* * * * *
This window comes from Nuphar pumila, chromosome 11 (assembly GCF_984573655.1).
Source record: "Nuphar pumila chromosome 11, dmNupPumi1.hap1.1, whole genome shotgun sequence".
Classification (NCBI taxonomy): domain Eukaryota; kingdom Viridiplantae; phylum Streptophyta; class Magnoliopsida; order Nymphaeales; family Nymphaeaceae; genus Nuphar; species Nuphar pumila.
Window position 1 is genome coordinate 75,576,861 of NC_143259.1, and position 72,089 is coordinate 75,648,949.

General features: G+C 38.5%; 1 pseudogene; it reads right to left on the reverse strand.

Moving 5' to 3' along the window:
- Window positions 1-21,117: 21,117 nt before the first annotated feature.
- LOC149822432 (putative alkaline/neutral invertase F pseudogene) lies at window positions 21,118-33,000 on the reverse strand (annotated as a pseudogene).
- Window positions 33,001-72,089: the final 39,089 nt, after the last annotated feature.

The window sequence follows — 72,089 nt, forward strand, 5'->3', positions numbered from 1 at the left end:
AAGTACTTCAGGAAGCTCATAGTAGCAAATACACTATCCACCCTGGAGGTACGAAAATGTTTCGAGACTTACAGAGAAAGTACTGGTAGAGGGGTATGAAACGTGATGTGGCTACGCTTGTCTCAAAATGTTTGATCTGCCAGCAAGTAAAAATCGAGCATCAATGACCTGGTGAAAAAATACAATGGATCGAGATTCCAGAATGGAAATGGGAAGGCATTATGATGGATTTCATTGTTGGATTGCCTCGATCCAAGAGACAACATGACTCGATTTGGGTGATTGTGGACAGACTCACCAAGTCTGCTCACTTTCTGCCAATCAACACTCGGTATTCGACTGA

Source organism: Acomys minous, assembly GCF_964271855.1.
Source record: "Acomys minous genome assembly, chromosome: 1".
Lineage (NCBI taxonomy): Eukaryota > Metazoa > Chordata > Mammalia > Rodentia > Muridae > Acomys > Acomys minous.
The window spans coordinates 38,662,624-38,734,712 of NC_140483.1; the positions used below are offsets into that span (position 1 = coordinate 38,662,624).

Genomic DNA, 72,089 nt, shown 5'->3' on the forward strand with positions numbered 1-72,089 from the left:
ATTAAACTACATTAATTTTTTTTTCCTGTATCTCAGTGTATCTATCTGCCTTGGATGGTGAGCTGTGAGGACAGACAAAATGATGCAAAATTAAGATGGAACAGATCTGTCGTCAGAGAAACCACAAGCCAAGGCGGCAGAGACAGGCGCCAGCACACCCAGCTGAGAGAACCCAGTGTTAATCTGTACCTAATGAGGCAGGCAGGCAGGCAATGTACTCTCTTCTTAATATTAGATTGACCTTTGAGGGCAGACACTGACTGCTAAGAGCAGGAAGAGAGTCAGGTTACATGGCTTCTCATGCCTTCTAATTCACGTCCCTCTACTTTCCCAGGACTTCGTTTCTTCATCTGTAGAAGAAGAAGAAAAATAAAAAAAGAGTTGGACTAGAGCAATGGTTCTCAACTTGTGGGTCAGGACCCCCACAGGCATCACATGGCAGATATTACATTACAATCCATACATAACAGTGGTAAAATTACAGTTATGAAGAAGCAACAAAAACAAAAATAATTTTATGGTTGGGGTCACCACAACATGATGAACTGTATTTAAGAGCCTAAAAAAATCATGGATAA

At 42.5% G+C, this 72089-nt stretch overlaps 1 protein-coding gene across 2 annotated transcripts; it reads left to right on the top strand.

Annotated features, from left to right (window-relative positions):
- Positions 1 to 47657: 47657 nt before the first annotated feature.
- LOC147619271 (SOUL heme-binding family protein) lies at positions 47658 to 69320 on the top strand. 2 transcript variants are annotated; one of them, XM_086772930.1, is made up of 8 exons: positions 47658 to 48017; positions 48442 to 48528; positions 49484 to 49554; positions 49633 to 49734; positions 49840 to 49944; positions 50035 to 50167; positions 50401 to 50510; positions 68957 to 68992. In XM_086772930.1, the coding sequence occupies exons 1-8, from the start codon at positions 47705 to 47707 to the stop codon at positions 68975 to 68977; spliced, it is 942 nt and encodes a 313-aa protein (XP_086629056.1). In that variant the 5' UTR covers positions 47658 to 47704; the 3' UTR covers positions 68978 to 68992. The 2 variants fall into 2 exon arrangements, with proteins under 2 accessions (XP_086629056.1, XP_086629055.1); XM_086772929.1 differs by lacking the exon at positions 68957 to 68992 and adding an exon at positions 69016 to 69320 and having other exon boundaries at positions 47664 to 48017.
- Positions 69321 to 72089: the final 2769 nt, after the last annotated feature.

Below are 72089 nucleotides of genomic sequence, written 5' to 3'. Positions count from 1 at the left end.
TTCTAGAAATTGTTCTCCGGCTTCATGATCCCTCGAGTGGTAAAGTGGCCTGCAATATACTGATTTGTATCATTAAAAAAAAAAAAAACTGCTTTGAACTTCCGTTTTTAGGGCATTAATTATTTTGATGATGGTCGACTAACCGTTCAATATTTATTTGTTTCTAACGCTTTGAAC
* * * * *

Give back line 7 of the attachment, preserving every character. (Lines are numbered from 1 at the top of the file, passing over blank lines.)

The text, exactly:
- Window positions 1-21,117: 21,117 nt before the first annotated feature.